The emergence of Michael Pittman Jr. this year has been timely for the Colts. With T.Y. Hilton once again on Indy’s injury report (he’s been active for just one game this season), Pittman has had to step up and lead the team. His performances have been mixed, but he has had some big games, including a 4-catch, 105-yard, 1-touchdown performance in Week 7.

For Pittman to really become the leader, the Colts need him to continue to develop that consistency. Right now, he is on pace for over 1,200 yards and is catching 70% of the balls thrown his way. Around Pittman, Zach Pascal has had his moments, and the combination of Nyheim Hines, Jonathan Taylor, Mo Alie-Cox, and Jack Doyle at RB and TE have provided valuable additions to this offense.

Depth options for the Titans

The secondary for the Titans has been ravaged by injuries this year. Kristian Fulton had been superb for them, but he’s now on injured reserve (along with rookie Caleb Farley). That leaves a combination of Janoris Jenkins, Breon Borders, Chris Jackson, and Elijah Molden as the main corners on their 53. The Titans also have a couple of options on their practice squad they could elevate for Sunday.

Jenkins and Molden have both struggled at times this year, giving up a combined 5 touchdowns in coverage. Borders has also given up 1 touchdown on just 7 targets, while Jackson has been better but is still allowing completions on over 70% of his targets.

They will need to lean heavily on Kevin Byard (who has allowed a 41.7% completion rate but 2 touchdowns on 24 targets) and Dane Cruikshank (who has not allowed a touchdown on 18 targets). Tennessee should have Amani Hooker back this week, which might allow them to get creative in the secondary.

After a brave performance in Week 7, the Titans need their defensive backs to step up again against what should be a somewhat easier matchup.

Advantage: Push

Colts offensive line vs. Titans defensive line

Speaking of units that have been ravaged by injury, we arrive at the Colts’ offensive line. Given they have had Quenton Nelson for just four games and Braden Smith for just one, it is no surprise this unit ranks in the bottom half of our best offensive line rankings through seven weeks.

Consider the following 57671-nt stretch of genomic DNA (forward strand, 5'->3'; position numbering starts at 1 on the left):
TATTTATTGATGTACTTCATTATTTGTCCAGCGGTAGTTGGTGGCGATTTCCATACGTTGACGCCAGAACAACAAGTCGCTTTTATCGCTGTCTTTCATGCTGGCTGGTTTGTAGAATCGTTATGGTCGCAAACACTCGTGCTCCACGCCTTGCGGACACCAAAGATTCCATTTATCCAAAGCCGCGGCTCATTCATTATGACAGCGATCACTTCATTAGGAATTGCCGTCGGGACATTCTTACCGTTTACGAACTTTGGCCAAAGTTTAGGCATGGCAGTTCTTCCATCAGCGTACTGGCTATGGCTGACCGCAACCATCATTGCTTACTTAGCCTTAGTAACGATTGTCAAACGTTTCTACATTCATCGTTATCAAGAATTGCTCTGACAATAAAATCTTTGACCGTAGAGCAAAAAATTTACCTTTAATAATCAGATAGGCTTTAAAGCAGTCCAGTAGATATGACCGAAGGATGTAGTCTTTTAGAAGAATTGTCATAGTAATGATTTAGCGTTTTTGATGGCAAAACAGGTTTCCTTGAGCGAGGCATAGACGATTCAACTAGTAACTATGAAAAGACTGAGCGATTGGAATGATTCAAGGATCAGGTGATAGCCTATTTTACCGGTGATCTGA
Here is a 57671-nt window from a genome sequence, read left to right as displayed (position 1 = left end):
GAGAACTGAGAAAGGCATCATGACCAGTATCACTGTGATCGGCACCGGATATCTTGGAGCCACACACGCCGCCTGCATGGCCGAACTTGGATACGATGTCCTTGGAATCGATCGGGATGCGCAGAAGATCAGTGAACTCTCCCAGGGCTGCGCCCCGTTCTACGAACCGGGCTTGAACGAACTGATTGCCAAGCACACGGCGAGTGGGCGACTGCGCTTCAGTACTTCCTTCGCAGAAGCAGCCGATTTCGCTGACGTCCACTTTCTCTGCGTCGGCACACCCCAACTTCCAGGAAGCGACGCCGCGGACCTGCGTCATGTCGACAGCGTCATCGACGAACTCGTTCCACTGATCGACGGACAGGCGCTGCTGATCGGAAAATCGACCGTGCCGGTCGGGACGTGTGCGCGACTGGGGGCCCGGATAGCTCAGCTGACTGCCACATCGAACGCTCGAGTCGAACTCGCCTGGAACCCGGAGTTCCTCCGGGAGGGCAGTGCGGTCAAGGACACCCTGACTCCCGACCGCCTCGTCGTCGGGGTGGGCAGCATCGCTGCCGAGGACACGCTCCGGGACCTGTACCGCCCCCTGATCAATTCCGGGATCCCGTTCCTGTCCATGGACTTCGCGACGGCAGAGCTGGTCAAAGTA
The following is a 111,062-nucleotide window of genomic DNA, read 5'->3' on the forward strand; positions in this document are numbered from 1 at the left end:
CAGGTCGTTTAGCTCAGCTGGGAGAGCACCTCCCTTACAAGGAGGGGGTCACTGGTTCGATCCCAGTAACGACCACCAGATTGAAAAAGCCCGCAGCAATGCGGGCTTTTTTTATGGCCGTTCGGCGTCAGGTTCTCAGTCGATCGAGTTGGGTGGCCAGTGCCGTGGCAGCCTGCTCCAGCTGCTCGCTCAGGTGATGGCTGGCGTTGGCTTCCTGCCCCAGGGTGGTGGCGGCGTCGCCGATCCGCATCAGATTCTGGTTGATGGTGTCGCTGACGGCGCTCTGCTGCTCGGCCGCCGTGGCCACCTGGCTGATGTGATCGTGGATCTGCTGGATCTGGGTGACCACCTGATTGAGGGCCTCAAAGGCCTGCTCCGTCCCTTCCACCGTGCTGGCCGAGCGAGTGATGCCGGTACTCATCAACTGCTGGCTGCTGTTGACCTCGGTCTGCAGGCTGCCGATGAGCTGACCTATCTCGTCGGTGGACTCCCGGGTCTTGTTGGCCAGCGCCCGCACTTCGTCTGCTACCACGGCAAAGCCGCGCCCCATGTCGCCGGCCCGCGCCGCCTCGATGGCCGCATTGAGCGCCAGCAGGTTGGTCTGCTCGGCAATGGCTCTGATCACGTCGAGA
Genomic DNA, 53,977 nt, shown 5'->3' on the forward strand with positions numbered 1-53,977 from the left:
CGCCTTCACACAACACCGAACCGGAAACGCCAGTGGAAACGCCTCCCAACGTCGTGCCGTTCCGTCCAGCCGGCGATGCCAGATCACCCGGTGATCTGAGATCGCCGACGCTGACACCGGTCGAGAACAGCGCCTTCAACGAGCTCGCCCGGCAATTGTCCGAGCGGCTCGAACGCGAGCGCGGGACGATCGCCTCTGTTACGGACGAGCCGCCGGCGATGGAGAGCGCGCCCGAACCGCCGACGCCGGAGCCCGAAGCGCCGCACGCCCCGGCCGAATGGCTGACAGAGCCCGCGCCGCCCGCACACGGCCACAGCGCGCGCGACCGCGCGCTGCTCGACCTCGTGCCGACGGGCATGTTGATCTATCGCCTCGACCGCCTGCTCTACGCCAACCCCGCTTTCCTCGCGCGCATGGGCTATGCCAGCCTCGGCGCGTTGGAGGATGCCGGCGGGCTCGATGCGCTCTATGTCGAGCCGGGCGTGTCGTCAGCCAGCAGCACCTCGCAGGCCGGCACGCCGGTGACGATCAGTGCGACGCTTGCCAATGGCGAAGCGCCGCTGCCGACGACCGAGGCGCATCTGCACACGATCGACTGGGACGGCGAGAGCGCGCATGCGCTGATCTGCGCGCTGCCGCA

Matt Pryor has performed admirably at right tackle, but there is concern over Mark Glowinski at right guard. Chris Reed has begun to split time with Glowinski, which is frustrating just as the rest of the line is getting back healthy.

The results have been mixed. Indianapolis’ running game ranks seventh at 4.8 yards per attempt. However, a big part of that is that Taylor ranks second in the league in yards after contact with 301 and averages a broken tackle once every 9.5 rushing attempts. To put Taylor’s 5.5 yards per attempt into context, Hines and Marlon Mack are averaging a combined 3.5 yards per rush attempt.

The good news for the Colts is that the Titans’ defensive line is largely below average against the run. They are allowing an eighth-worst 4.5 yards per attempt this season.

In terms of the pass rush, the Titans could have an edge if the Colts remain unsettled. Their sack percentage (6%) might be league average, but their pressure rate (28%) and hurry percentage (14.3%) are among the best in the league. Meanwhile, Indy’s offensive line is ranking in the middle of the pack with a 6.3% sack rate allowed.

The Colts should have the advantage in the run game. However, that could be countered by the Titans having an advantage getting after Wentz.

Advantage: Push

Betting line and game prediction

It’s surprising the Colts are 3-point favorites in this game. Even if we remove 2.5 to 3 points for home-field advantage, that still means the sportsbooks have this as roughly even. The Titans have just knocked off two of the best teams in the AFC.

Meanwhile, the Colts’ 3-4 record is built on wins against the Dolphins, Texans, and 49ers. Those three teams have combined for a record of 4-13 in their other games. Sure, the Titans lost to the Jets in Week 4, but that was without both their key weapons in the passing game. The Titans should win this, and if they don’t, it should be roughly a field-goal margin if the Colts sneak it.

Titans vs. Colts Prediction: Titans 24, Colts 21